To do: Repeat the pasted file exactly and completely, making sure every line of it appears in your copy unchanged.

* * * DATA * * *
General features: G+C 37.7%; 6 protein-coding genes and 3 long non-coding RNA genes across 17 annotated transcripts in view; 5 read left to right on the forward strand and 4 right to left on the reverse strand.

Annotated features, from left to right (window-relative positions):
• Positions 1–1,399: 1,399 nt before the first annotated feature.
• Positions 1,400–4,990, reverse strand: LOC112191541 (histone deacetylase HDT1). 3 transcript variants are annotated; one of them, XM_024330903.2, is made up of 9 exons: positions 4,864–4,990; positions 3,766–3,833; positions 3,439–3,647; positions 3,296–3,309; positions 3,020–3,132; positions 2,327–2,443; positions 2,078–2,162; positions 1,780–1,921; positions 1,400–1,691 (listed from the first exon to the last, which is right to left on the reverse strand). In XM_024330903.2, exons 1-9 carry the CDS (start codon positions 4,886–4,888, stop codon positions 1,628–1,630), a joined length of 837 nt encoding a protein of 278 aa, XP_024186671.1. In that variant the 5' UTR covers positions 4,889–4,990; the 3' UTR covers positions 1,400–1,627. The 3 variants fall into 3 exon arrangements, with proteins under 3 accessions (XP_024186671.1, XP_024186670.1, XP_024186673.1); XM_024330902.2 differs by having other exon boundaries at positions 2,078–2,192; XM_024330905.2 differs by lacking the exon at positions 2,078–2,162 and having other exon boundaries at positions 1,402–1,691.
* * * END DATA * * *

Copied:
General features: G+C 37.7%; 6 protein-coding genes and 3 long non-coding RNA genes across 17 annotated transcripts in view; 5 read left to right on the forward strand and 4 right to left on the reverse strand.

Annotated features, from left to right (window-relative positions):
• Positions 1–1,399: 1,399 nt before the first annotated feature.
• Positions 1,400–4,990, reverse strand: LOC112191541 (histone deacetylase HDT1). 3 transcript variants are annotated; one of them, XM_024330903.2, is made up of 9 exons: positions 4,864–4,990; positions 3,766–3,833; positions 3,439–3,647; positions 3,296–3,309; positions 3,020–3,132; positions 2,327–2,443; positions 2,078–2,162; positions 1,780–1,921; positions 1,400–1,691 (listed from the first exon to the last, which is right to left on the reverse strand). In XM_024330903.2, exons 1-9 carry the CDS (start codon positions 4,886–4,888, stop codon positions 1,628–1,630), a joined length of 837 nt encoding a protein of 278 aa, XP_024186671.1. In that variant the 5' UTR covers positions 4,889–4,990; the 3' UTR covers positions 1,400–1,627. The 3 variants fall into 3 exon arrangements, with proteins under 3 accessions (XP_024186671.1, XP_024186670.1, XP_024186673.1); XM_024330902.2 differs by having other exon boundaries at positions 2,078–2,192; XM_024330905.2 differs by lacking the exon at positions 2,078–2,162 and having other exon boundaries at positions 1,402–1,691.